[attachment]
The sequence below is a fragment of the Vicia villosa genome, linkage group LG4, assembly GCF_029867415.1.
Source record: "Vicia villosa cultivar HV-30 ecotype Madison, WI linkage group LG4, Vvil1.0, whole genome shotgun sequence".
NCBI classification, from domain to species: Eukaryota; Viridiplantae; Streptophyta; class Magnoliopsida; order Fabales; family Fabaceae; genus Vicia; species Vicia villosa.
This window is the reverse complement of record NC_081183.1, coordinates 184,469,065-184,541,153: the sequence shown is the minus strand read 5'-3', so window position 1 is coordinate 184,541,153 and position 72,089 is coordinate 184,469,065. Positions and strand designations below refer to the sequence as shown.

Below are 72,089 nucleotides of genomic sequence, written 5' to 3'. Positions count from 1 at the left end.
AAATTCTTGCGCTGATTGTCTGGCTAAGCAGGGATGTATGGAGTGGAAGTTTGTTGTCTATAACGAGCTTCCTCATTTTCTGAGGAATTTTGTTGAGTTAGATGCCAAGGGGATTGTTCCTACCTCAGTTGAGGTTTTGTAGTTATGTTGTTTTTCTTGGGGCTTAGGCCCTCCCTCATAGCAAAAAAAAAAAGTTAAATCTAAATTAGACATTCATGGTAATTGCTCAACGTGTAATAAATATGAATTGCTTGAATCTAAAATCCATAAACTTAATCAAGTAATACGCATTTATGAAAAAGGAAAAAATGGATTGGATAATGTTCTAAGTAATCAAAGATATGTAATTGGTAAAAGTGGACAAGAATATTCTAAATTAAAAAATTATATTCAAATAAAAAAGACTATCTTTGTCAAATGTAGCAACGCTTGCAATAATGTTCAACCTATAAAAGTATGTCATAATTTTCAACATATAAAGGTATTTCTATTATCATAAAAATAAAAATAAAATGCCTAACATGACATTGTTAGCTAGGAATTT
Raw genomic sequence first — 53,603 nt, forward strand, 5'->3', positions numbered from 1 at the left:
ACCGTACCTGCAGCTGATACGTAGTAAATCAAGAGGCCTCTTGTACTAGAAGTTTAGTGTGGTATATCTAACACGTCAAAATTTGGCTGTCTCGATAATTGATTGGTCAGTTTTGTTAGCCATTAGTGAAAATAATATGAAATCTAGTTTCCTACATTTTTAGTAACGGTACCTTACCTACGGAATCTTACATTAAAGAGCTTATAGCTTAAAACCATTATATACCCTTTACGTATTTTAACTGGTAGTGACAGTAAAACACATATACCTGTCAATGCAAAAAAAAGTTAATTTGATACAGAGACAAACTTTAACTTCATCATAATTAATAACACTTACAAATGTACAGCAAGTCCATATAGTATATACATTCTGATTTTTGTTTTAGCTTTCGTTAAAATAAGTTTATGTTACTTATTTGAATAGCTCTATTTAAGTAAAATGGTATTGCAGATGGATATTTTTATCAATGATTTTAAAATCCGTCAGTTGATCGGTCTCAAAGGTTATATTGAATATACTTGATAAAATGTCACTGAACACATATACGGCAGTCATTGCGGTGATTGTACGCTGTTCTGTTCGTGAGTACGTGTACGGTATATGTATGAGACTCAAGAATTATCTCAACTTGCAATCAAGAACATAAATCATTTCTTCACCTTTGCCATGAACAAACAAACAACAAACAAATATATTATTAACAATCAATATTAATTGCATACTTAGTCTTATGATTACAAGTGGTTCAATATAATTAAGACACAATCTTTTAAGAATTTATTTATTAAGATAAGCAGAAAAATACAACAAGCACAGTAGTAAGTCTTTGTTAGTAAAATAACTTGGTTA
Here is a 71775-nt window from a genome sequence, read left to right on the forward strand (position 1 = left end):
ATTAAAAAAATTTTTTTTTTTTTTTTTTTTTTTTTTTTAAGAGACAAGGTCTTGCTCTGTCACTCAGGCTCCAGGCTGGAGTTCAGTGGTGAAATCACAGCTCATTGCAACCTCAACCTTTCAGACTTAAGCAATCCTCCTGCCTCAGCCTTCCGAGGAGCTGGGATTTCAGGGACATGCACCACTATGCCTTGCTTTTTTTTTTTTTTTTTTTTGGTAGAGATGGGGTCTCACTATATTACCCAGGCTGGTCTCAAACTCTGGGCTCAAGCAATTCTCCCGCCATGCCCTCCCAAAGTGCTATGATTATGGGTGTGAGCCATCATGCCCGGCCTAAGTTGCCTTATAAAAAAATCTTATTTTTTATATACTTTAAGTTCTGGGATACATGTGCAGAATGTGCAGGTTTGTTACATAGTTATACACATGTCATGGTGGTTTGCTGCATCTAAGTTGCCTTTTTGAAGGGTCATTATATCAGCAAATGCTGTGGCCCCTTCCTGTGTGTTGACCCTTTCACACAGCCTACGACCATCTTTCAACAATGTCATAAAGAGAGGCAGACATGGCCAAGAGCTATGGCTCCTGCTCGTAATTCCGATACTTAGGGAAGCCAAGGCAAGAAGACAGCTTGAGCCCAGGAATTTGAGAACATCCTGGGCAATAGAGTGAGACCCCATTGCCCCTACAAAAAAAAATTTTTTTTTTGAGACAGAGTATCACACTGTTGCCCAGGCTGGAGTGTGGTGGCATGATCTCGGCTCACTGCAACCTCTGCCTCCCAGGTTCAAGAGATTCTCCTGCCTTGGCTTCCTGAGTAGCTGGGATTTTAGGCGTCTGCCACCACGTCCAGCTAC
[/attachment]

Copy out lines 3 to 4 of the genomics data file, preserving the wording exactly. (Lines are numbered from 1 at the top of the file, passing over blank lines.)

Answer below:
NCBI classification, from domain to species: Eukaryota; Viridiplantae; Streptophyta; class Magnoliopsida; order Fabales; family Fabaceae; genus Vicia; species Vicia villosa.
This window is the reverse complement of record NC_081183.1, coordinates 184,469,065-184,541,153: the sequence shown is the minus strand read 5'-3', so window position 1 is coordinate 184,541,153 and position 72,089 is coordinate 184,469,065. Positions and strand designations below refer to the sequence as shown.